Thursday 28th February 2019
7pm - 9pm
at The Rous Hotel, cnr Keen st and Zadoc St, Lismore
Entry suggested donation: $10
Food available at "The Rous" from 6pm.

Speaker: Paul Gilbert

Are compassion and politics mutually incompatible - or can we create a politics with compassion at its core?

In the Australian Federal Government, parliamentary behavior which is abusive and bullying is sadly all too common. Professor Paul Gilbert (UK), the founder of compassion focused therapy, suggests that understanding the workings of the human brain is fundamental to political change. He will contrast the evolution of two brain systems--one founded on competition, tribalism, and resource accumulation; the other founded on compassion, resource sharing and equality.

Lismore Ngara has invited local candidates of the major parties for their response to these ideas.

Jenny Dowell has kindly agreed to compere this evening.

The Speaker:
Paul Gilbert, FBPsS, PhD, OBE is a Professor of Clinical Psychology at the University of Derby and Visiting Professor at the University of Queensland. Known globally for his development of Compassion Focused Therapy, he also founded the non-profit Compassionate Mind Foundation in 2006 (www.compassionatemind.co.uk). A Fellow of the British Psychological Society, and author of over 20 books and 300 publications, Gilbert was awarded an OBE in 2011.

Arrive from 6pm onwards to order food at the Rous, and meeting is planned for 7pm to 9pm. $10 suggested entry to help us fund events like this in the future. This event is presented in conjunction with the University Centre For Rural Health.

Thursday 18th October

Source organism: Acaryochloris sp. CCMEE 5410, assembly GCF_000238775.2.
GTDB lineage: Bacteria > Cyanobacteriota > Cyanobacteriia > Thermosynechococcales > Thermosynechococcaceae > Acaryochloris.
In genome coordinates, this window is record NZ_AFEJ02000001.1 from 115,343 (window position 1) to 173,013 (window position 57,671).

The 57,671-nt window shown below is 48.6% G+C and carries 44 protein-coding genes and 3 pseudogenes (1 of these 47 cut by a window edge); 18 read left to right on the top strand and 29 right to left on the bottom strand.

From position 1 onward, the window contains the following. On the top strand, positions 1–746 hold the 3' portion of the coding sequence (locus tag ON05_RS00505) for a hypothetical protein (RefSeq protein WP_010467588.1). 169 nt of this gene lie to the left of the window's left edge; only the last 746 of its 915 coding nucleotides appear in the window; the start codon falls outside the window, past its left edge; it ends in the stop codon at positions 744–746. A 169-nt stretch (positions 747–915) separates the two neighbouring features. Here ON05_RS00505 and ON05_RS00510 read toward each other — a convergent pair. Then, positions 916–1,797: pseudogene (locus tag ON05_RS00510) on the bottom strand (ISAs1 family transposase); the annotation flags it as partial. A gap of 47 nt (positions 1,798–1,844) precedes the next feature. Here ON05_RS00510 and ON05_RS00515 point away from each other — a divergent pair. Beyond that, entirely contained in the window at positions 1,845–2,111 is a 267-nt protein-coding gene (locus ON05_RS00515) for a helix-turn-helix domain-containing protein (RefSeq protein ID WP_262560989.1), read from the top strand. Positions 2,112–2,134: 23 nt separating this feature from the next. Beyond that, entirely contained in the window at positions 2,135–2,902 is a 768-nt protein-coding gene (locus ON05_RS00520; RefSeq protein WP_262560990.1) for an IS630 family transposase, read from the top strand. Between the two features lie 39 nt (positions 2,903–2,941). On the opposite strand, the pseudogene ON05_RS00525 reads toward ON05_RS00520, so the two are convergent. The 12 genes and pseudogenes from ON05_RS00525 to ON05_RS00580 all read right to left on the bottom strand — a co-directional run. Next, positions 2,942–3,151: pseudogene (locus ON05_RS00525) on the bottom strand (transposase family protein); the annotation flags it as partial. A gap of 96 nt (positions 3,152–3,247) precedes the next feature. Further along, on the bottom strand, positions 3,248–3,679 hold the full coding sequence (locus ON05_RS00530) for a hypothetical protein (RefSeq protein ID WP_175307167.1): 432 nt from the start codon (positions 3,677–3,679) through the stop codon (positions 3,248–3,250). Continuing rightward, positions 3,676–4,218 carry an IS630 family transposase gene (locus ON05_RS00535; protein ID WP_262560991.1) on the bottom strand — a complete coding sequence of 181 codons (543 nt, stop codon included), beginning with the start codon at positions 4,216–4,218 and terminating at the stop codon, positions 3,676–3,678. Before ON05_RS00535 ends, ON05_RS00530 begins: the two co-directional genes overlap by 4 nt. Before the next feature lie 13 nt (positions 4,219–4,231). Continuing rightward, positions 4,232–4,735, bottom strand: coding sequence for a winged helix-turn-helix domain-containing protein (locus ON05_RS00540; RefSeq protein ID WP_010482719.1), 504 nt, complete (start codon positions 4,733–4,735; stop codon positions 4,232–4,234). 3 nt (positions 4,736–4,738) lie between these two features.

7pm - 9pm
at "The Greenery", Rous Hotel, cnr Keen st and Zadoc St, Lismore
Entry suggested donation: $10
Food available at "The Rous" from 6pm.

Speaker: Dr Richard Hil

Against despair and inertia: The stories we need to guide us to a better future

We are at a critical moment of political volatility. Faced with a range of acute, intersecting crises, we have some stark choices to make about the sort of world we want to live in. If we care about the future, there’s no avoiding our moral responsibility in being part of a global social movement tasked with transforming the current order of things.

The challenge facing justice progressives is to tell a persuasive story about what it means to be human in a complex, interconnected world, and how justice, peace and regeneration can be achieved. There are things we can all do right now, today, to help bring about the changes we so desperately need.

Dr Richard Hil :: Bio

Dr Richard Hil is Adjunct Professor in the School of Human Services and Social Work at Griffith University, Gold Coast, Honorary Associate at the University of Sydney, and Convenor of the Ngara Institute. Richard’s publications are many and varied, including Selling students short: Why you won’t get the university education you deserve; Whackademia: An insider’s account of the troubled university; Surviving Care: Towards Redress and Healing for the Forgotten Australians (with Liz Brangan); Violations of Trust: how social and welfare institutions fail children (with Judith Bessant and Rob Watts); Erasing Iraq: The Human Consequences of Human Carnage (with Mike Otterman); International Criminology (With Judith Bessant and Rob Watts); Discovering Risk (with Judith Bessant and Rob Watts); Hard Lessons: Reflections of Crime Control in Late Modernity (with Gordon Tait); Families, Crime and Juvenile Crime (with Tony McMahon); Youth, Crime and the Media (with Judith Bessant), and Ways of Resistance: Young People and Social Control in Australia (with Cheryl Simpson).

Richard has recently completed The Sacking of Fallujah – A People’s History (with Ros Caputi and Donna Mulhearn) to be published by the University of Massachusetts Press in 2019. Over the past few years Richard has also written extensively on Australian higher education for The Australian, Campus Review, New Matilda, Arena Magazine, The Advocate, Social Alternatives, University World News, The Conversation, Overland, Online Opinion and Countercurrents.

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